I’m sure producer Bill Kenwright thought that he’d be on to a winner by putting on stage Ruth Rendell’s acclaimed crime thriller, A Judgement In Stone, but somewhere in the process this tale, considered a literary masterpiece, has been criminally abused.
Whodunit? Was it Simon Brett and Antony Lampard’s dull and creaky adaptation or Roy Marsden’s soporific direction? How did one of the great psychological thrillers of the late 20th century become so boring?
Actor turned director Marsden made his name playing PD James’ super sleuth, Adam Dalgliesh, so he should know his stuff, but Judgement is devoid of all tension and intrigue.
It plods along at a snail’s pace, through endless flashbacks, before delivering a risible and badly (excuse the pun) executed murder scene.
It was so absurd that large parts of the first night audience at Aylesbury Waterside Theatre burst out laughing.
How can anyone make mass murder into a farce – or so uninteresting?
That’s not the response you’d expect when a family of four have just been slaughtered in a frenzy of gunfire. The sound effects were ludicrous. I’ve heard better at am-dram productions.
And, talking of sound, if you’re going to cast TV actors for an ensemble piece then please ensure that they know how to project their voices.
Most of last night’s performers – with the exception of the always beautifully spoken, audible and underrated Ben Nealon – were hard to hear beyond the middle of the stalls.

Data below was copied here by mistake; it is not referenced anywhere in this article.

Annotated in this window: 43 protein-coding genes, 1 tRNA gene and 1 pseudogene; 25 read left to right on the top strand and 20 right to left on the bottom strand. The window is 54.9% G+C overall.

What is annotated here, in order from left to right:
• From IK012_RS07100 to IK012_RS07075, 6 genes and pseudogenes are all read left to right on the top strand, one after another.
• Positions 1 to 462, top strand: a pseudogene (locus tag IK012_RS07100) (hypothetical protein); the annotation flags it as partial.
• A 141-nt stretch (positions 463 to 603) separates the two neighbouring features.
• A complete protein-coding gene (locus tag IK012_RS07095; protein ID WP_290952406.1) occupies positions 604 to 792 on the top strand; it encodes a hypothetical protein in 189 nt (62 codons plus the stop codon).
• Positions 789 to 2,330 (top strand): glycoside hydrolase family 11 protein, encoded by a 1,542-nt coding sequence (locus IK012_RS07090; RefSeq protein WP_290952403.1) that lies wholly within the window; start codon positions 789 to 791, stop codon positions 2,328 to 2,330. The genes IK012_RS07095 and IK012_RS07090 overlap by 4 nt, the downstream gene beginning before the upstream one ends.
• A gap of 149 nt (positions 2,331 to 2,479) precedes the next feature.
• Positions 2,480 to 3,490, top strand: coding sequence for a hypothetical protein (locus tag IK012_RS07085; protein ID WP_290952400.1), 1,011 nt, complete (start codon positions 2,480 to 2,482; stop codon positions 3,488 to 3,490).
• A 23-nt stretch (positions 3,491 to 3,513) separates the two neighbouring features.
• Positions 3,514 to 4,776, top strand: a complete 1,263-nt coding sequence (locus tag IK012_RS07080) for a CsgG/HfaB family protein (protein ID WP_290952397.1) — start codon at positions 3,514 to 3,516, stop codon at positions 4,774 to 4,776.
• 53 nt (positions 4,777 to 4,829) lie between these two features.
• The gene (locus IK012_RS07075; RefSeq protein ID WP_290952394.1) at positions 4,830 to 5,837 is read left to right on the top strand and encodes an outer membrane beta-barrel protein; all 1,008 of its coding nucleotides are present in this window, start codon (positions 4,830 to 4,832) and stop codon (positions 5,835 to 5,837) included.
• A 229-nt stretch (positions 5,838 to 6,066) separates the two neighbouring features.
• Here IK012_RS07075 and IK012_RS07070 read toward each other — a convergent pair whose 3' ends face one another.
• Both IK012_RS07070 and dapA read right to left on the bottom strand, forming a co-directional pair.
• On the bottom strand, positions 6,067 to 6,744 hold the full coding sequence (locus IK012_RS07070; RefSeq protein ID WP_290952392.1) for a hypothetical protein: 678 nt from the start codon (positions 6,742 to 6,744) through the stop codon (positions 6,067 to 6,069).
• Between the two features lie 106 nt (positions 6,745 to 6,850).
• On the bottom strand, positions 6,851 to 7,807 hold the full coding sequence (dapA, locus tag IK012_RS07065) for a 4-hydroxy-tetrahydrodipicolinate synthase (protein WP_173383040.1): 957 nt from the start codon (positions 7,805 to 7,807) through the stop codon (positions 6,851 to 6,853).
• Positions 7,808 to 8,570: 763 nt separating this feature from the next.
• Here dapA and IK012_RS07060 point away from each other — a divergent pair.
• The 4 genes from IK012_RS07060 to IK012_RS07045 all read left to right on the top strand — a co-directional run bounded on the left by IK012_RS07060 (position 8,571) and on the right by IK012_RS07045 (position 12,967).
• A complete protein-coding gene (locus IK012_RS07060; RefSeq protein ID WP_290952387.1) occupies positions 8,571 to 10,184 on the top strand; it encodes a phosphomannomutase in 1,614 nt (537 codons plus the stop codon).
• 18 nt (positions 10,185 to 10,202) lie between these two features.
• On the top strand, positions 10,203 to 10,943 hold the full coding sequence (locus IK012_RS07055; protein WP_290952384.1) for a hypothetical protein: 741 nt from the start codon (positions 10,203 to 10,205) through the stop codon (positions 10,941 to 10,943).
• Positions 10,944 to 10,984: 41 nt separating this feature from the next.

Andrew Lancel, as Det Supt Vetch, gave a perfect imitation of Marsden’s Dalgleish, right down to the intonation, his stance and behaviour. The intelligent, educated copper had even been sent up from London to take charge of the investigation, just as Dalgleish used to.
Sadly, Vetch proves a pretty inept detective. He and Nealon, as sidekick Det Sgt Challenor, are simply a plot device to provide the exposition linking the flashback scenes. Their discovery of the culprit is more by luck than good – or indeed, any – police work.
Judgement is incredibly wordy with almost no action to liven the tedium. When we do finally have some much needed animation it takes place off stage.
Characters are wheeled in, almost all overacting to quite preposterous levels, with Rendell’s intricate plotting and characterisation smothered in ham with lots of cheese on top.
Singer and now useful character actor, Antony Costa, seemed the only cast member capable of delivering a convincing performance. As bad boy handyman, Rodger Meadows, he has a quick temper, a rough manner and an eye for other people’s valuables. He’s a classic red herring – or is he?
Company stalwart Nealon isn’t stretched by inhabiting the typical country plod role. Solid, dependable, a family man, he walks in Vetch’s shadow doing the donkey work and coming up with a few clues.
Bill Kenwright first launched The Agatha Christie Company in 2006, working to a formula of touring the great writer’s best work with ensemble casts of well known faces from the TV. Most were successful but, increasingly, others creaked with age.
Now he has moved on, reinventing the troupe as The Classic Thriller Theatre Company and broadening its remit to include other crime writers.
But if it is to find success and continue he has to take a fresh look at the work being adapted.
A Judgement In Stone is 40 years old and can’t just be staged in its original form. What was a pacy whodunit in 1977 now comes across as clichéd, time-worn and dull.
There is no imagination or flair. Instead we have formulaic and hackneyed. Bad wigs, cheap sound effects and pedestrian performances. Audiences deserve better.
A Judgement In Stone continues at the Waterside Theatre until Saturday.
A once literary masterpiece & pacy whodunit is now a clichéd, plodding, black comedy thanks to unimaginative direction, poor adaptation & ham turns.